Monday, December 24, 2007

The forces behind language change

In my first post, I alluded to the reasons for which languages morph gradually into new structures. Why is Shakespearean English so odd-sounding to us and sometimes difficult to understand? Why is Old English absolutely impossible to understand at all? How did Spanish become Spanish and French become French - two such different sounding languages and yet both "children" of the same mother tongue: Latin? Here's the fascinating reason:

All living languages change - stressed as they are by internal pattern irregularities forever seeking resolution, and in those resolutions becoming destabilized elsewhere in their structure, seeking yet another resolution which then creates further destabilization - and if those forces weren't enough, then there are the outside sociological stresses imposed by a host of forces among which are wars, as well as peaceful contact with speakers of other languages who learn their new second language imperfectly and whose usage often becomes identified with members of their group and then imitated by other speakers of the new language who are outside those groups. Take, for example, what happened in the deep south of the United States.

Children of the dominant white culture were raised by care-givers who were either slaves or descendants of the original African slaves, and whose English reflected rhythm and stresses and grammar of the original African languages which, though long forgotten, had a long-term effect on the speech patterns of those descendants. Their dialects were then passed on to the children for whom they were caring, and many white southerners to this very day speak in the patterns learned in their early childhood from their caregivers.

The mechanism of the earlier language impacting its cadences and grammar on the new language is called the "substratum" effect. Adding to the complexity, there are "registers" of language which create pressures for linguistic evolution. For example, children speak differently than adults. Teen-agers do not speak as their parents do, and after they have grown into adulthood, no longer speak as they did in their teens.

William Labov, a well-known writer whose essays in the 60's were particularly well researched and well presented described how one's social self-image impacted on his/her idiolect. This study has spawned a separate discipline within the field of linguistics, called sociolinguistics.

When I was a boy, the expression "That party was so fun" was not a part of the English language. "Fun" was only a noun back in the 60's and was never modified by the adverb "so." We said "It was such fun, because "such" was used with nouns - never with adjectives. Then came the 70's and 80's and something began to shift in how kids viewed the word "fun." It became acceptable to say "We had a fun time at that party." That was when "fun" suddenly started to become used as an adjective. And so, following the principle of analogy, kids naturally said: "That party was so good," so they could say also, "That party was so fun." The power of analogy is what makes it easy for a three-year-old to learn his/her language. And it was that force that caused "fun" to slowly morph from noun only, to noun or adjective.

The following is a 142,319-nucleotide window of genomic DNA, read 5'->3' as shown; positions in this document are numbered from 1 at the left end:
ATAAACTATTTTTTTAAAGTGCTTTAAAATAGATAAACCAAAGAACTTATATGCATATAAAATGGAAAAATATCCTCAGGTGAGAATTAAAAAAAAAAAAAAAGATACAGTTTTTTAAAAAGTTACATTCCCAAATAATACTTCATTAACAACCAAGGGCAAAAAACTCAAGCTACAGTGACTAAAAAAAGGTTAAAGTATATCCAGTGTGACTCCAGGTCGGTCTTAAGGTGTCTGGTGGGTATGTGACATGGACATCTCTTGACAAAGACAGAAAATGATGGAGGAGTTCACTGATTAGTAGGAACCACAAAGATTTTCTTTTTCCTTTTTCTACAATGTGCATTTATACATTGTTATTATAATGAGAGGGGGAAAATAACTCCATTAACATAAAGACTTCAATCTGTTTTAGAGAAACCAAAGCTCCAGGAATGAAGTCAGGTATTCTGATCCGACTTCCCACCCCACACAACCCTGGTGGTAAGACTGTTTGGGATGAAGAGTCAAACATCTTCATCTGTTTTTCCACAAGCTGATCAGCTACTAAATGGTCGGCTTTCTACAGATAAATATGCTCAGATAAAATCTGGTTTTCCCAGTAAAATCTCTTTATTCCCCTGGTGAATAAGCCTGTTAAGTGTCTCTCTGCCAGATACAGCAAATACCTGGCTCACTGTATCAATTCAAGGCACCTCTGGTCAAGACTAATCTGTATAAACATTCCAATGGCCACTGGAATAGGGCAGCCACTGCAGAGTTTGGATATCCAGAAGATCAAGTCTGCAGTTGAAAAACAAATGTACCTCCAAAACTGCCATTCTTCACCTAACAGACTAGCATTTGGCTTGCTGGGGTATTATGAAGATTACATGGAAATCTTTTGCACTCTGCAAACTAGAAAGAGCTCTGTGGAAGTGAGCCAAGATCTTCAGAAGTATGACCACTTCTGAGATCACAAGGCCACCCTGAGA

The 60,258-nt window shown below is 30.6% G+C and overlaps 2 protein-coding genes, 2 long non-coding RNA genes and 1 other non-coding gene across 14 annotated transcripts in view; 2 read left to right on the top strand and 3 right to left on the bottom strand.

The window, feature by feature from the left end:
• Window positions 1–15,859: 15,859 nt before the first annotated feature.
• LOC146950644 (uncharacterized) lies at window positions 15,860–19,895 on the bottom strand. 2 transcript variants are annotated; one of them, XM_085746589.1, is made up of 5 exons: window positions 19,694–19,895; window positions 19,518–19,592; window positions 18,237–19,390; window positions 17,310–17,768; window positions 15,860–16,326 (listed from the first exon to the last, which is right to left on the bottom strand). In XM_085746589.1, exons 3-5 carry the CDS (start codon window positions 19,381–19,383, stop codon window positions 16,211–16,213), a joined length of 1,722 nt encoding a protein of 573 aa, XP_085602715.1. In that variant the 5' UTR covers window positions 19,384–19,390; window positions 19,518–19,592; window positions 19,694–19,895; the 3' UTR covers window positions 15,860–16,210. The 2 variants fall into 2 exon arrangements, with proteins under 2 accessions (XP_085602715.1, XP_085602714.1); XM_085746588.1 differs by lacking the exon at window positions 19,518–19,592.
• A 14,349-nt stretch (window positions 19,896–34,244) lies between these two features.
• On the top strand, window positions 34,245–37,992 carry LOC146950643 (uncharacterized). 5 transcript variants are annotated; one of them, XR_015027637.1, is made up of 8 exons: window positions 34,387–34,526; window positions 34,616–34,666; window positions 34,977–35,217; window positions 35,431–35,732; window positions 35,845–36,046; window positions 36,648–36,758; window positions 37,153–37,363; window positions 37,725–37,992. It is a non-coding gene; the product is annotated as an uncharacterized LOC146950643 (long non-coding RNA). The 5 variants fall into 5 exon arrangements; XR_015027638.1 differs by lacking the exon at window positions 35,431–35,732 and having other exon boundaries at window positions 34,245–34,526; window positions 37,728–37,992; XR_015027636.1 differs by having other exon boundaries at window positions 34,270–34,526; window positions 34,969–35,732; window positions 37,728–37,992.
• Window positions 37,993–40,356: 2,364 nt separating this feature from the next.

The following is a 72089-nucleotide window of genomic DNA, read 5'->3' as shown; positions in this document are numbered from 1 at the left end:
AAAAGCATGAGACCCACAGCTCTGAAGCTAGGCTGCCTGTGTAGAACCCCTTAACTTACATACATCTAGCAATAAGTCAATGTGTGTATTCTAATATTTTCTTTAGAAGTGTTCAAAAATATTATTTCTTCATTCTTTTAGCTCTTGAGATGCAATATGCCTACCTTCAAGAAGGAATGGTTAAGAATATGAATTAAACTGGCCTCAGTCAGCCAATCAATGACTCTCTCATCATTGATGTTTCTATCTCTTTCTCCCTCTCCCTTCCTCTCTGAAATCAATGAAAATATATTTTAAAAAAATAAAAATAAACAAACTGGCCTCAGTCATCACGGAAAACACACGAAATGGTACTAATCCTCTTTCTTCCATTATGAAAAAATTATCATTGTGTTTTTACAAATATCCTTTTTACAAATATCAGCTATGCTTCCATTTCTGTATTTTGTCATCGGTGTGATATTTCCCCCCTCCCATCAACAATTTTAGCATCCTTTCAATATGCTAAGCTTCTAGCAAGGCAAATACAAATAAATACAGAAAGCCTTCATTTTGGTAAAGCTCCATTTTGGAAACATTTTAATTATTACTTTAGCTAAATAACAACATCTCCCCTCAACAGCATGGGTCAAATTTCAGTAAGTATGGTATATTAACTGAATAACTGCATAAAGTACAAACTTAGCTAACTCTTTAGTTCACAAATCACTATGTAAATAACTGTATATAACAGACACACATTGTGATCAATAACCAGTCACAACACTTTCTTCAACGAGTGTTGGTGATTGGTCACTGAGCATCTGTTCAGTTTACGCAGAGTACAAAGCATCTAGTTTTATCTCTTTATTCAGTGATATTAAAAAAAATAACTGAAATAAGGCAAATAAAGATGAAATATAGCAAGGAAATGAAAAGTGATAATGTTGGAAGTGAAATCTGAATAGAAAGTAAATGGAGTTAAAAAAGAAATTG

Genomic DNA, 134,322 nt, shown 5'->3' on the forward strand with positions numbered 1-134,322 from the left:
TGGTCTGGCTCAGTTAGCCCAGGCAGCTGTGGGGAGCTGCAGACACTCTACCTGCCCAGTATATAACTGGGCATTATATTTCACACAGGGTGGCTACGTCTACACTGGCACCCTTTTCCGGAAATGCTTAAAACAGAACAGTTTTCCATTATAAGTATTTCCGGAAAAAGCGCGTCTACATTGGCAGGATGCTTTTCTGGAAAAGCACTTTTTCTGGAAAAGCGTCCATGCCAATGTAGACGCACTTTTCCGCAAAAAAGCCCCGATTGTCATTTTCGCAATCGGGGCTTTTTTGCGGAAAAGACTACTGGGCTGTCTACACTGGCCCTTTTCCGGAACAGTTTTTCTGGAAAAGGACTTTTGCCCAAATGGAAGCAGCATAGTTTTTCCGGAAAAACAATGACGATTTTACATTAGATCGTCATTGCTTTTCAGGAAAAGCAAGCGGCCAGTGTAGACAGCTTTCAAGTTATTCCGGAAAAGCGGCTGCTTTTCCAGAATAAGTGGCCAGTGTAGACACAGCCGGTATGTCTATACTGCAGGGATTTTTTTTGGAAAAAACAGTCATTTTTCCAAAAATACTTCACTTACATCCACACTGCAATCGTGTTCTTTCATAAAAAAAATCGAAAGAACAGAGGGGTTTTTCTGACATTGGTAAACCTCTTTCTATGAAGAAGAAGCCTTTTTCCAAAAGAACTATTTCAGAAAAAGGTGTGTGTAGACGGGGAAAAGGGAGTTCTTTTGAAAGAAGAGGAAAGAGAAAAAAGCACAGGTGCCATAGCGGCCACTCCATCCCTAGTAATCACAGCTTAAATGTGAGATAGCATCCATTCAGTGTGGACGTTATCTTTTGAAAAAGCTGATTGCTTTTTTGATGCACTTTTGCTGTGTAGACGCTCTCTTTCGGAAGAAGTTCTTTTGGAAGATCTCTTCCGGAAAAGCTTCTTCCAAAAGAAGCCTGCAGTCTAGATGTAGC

In another post, we'll take a look at what goes on in a language that causes the "internal instabilities" that I referred to above. Stay tuned for the next posting.



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3 comments:

Aaron R. said...

Another great example of the substratum effect is Modern Hebrew. Like in other Semitic languages, consonant clusters are historically impossible, but that's obviously not the case with the modern language- just look at the /br/ in the common greeting /bruxim habaʔim/. The cause is likely Yiddish/German influence. The Hebrew spoken by Ashkenazi Jews was greatly influenced by the vernacular of the country in which they resided, accounting for the changes in syllable structure and in other aspects of phonology (the neutralization of gutturals and emphatics especially). Since Modern Hebrew is mostly derived from the Ashkenazi dialect, many of those changes are present in Modern Hebrew

El Profe said...

Thank you, Aaron. I think our audience might appreciate it if you would explain three items in your comment:

1. Gutterals
2. Emphatics
3. Neutralization

Aaron R. said...

A guttural is a fairly broad term used to describe many velar, uvular, pharyngeal, epiglottal, and glottal sounds- sounds going from somewhere near the back of the throat. The semitic /ħ/ (voiceless pharnygeal fricative), /ʕ/ (voiced pharyngeal fricative), /x/ (voiceless velar fricative), and /ɣ/ (voiced velar fricative) are usually considered gutturals. /h/ and the glottal stop (also a commmon Semitic phoneme) are as well.

Emphatics in a Semitic (Afro-Asiatic as well) language are consonants with special methods of articulation that contrast with their non-emphatic counterparts. In biblical Hebrew and Arabic, they are pharyngealized, pronounced with the tongue root retracted. In Amharic, they are glottalized, or ejective.

In Modern Hebrew, many of the historic gutturals and emphatics (there is some overlap between them) are neutralized, either not pronounced or pronounced less gutturally so as to merge with other phonemes. /ħ/ merged with /x/, an allophone of /k/. /ʕ/ ceased to be pronounced, the glottal stop (represented by the letter א) is pronounced less often, the pharyngealized (emphatic) /tˤ/, ט, and /sˤ/, צ, lost their emphaticness, as did /q/, ק, which merged with /k/.